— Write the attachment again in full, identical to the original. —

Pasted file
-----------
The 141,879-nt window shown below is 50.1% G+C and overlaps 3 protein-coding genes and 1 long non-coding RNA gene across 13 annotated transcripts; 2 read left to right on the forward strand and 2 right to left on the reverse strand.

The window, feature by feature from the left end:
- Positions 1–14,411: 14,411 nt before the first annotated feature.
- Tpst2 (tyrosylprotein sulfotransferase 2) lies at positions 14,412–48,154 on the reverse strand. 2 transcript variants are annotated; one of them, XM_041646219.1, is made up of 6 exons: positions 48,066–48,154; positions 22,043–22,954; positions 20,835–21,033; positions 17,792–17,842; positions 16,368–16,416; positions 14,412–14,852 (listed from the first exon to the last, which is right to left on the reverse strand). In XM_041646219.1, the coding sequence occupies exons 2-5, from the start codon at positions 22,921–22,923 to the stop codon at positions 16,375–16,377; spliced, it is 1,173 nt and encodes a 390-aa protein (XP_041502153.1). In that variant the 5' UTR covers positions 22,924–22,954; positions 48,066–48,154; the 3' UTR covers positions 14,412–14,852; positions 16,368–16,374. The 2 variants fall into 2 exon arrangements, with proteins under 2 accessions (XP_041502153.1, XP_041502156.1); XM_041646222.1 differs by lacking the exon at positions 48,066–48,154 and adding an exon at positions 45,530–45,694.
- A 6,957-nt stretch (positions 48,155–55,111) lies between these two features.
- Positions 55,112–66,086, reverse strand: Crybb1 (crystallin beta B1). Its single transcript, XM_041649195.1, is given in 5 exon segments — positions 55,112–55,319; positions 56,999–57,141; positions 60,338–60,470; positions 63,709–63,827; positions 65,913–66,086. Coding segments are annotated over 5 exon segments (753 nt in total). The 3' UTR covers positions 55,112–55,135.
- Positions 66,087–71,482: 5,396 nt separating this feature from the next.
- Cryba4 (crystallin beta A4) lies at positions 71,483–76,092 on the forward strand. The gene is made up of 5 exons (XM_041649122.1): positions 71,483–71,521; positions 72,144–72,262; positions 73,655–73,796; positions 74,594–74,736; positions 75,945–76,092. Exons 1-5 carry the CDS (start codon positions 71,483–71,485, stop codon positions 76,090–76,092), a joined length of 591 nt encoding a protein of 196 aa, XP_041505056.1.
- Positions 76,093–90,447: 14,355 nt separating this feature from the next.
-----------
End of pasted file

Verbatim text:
The 141,879-nt window shown below is 50.1% G+C and overlaps 3 protein-coding genes and 1 long non-coding RNA gene across 13 annotated transcripts; 2 read left to right on the forward strand and 2 right to left on the reverse strand.

The window, feature by feature from the left end:
- Positions 1–14,411: 14,411 nt before the first annotated feature.
- Tpst2 (tyrosylprotein sulfotransferase 2) lies at positions 14,412–48,154 on the reverse strand. 2 transcript variants are annotated; one of them, XM_041646219.1, is made up of 6 exons: positions 48,066–48,154; positions 22,043–22,954; positions 20,835–21,033; positions 17,792–17,842; positions 16,368–16,416; positions 14,412–14,852 (listed from the first exon to the last, which is right to left on the reverse strand). In XM_041646219.1, the coding sequence occupies exons 2-5, from the start codon at positions 22,921–22,923 to the stop codon at positions 16,375–16,377; spliced, it is 1,173 nt and encodes a 390-aa protein (XP_041502153.1). In that variant the 5' UTR covers positions 22,924–22,954; positions 48,066–48,154; the 3' UTR covers positions 14,412–14,852; positions 16,368–16,374. The 2 variants fall into 2 exon arrangements, with proteins under 2 accessions (XP_041502153.1, XP_041502156.1); XM_041646222.1 differs by lacking the exon at positions 48,066–48,154 and adding an exon at positions 45,530–45,694.
- A 6,957-nt stretch (positions 48,155–55,111) lies between these two features.
- Positions 55,112–66,086, reverse strand: Crybb1 (crystallin beta B1). Its single transcript, XM_041649195.1, is given in 5 exon segments — positions 55,112–55,319; positions 56,999–57,141; positions 60,338–60,470; positions 63,709–63,827; positions 65,913–66,086. Coding segments are annotated over 5 exon segments (753 nt in total). The 3' UTR covers positions 55,112–55,135.
- Positions 66,087–71,482: 5,396 nt separating this feature from the next.
- Cryba4 (crystallin beta A4) lies at positions 71,483–76,092 on the forward strand. The gene is made up of 5 exons (XM_041649122.1): positions 71,483–71,521; positions 72,144–72,262; positions 73,655–73,796; positions 74,594–74,736; positions 75,945–76,092. Exons 1-5 carry the CDS (start codon positions 71,483–71,485, stop codon positions 76,090–76,092), a joined length of 591 nt encoding a protein of 196 aa, XP_041505056.1.
- Positions 76,093–90,447: 14,355 nt separating this feature from the next.